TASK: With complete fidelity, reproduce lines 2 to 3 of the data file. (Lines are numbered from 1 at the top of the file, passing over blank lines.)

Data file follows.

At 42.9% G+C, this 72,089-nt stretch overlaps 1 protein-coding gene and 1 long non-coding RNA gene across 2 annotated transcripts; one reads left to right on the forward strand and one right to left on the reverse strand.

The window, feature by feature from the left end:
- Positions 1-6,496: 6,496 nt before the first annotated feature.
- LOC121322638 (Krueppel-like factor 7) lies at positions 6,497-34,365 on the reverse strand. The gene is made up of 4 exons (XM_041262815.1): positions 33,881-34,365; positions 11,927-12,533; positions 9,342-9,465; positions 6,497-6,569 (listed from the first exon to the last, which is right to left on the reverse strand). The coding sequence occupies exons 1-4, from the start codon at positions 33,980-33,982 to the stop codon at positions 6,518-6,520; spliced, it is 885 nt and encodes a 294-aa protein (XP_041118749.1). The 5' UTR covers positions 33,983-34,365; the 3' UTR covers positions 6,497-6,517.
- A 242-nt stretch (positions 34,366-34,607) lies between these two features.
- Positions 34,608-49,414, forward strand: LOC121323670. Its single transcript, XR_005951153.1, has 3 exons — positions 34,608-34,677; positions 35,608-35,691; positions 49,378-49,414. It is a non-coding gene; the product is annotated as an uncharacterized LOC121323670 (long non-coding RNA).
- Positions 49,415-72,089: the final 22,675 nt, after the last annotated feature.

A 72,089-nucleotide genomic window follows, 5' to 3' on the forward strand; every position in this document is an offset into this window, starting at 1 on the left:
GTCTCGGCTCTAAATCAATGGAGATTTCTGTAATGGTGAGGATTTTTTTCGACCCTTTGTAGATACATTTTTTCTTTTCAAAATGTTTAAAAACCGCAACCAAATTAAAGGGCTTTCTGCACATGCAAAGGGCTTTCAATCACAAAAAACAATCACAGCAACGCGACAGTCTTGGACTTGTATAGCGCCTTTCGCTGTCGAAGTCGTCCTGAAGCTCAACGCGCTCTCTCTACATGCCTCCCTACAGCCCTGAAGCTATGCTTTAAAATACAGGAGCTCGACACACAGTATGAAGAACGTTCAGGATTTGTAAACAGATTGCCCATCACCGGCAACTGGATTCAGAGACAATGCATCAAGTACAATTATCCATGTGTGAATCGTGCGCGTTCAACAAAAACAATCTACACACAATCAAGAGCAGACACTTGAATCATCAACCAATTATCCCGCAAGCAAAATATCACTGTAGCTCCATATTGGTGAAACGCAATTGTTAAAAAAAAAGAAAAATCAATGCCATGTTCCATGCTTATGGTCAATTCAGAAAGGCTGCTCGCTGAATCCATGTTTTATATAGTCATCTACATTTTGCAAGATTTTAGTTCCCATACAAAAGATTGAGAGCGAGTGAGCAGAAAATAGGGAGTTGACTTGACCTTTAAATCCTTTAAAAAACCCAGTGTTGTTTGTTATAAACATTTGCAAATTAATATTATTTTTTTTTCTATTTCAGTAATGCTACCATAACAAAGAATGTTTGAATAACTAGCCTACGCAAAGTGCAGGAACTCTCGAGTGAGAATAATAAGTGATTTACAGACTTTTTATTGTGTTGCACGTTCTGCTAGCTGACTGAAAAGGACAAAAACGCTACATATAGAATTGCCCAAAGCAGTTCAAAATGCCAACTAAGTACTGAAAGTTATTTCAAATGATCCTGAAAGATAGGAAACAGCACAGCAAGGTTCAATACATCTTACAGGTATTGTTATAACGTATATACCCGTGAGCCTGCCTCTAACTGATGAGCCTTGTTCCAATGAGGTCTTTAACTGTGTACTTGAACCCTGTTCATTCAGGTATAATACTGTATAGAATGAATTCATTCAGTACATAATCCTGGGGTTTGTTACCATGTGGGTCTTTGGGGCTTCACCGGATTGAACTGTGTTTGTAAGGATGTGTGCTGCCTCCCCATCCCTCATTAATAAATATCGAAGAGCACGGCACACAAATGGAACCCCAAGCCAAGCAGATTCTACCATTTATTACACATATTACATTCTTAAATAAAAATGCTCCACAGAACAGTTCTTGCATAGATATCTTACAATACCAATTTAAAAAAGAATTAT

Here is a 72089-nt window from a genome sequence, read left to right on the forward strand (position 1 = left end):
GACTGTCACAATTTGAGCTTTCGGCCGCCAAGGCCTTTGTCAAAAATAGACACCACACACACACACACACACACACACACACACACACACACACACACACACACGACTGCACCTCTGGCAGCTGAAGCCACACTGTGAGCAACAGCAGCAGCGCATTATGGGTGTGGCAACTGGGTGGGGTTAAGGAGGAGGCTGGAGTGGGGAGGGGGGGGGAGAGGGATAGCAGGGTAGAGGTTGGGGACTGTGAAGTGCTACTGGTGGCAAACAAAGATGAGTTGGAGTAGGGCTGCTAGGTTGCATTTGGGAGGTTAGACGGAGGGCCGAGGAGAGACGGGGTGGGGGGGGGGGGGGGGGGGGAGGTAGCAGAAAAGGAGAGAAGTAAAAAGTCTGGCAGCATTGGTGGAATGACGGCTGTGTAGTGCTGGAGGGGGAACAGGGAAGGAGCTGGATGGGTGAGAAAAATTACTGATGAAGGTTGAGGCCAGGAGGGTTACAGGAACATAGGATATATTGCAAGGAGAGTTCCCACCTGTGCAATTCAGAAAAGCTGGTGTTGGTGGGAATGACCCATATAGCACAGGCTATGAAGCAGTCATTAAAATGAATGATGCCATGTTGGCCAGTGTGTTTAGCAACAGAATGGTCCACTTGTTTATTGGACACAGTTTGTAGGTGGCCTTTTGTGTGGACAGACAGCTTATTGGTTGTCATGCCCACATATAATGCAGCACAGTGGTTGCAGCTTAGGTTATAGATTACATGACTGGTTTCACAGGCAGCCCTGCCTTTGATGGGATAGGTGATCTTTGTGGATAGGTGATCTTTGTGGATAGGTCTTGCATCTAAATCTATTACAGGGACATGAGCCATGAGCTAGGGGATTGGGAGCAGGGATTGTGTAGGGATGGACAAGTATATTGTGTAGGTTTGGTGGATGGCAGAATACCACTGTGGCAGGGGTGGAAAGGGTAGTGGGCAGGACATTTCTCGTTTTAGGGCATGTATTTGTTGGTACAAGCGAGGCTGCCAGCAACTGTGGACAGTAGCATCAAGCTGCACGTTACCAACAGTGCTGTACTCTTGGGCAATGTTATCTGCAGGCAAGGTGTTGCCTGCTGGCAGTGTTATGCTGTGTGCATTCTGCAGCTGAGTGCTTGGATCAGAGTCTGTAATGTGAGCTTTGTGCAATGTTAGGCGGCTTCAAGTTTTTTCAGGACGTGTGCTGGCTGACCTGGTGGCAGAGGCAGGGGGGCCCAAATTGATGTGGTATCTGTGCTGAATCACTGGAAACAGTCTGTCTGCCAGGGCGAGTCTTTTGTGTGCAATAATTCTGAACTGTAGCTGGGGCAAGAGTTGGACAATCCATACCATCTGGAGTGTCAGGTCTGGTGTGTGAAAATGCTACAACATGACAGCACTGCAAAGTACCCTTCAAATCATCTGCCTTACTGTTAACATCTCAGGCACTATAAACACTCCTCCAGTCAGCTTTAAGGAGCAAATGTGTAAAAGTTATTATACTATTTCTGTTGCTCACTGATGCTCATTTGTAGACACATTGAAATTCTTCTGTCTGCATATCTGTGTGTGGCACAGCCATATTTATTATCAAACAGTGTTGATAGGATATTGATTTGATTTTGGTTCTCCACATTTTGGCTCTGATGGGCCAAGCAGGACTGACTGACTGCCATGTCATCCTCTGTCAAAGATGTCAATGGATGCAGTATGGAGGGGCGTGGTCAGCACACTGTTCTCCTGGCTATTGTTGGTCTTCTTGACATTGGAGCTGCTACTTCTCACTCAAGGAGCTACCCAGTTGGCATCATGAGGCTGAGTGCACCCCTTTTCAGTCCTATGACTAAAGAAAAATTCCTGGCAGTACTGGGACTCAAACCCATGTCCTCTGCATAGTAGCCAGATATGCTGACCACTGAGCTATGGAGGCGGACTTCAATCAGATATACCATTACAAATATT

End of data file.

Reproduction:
The window, feature by feature from the left end:
- Positions 1-6,496: 6,496 nt before the first annotated feature.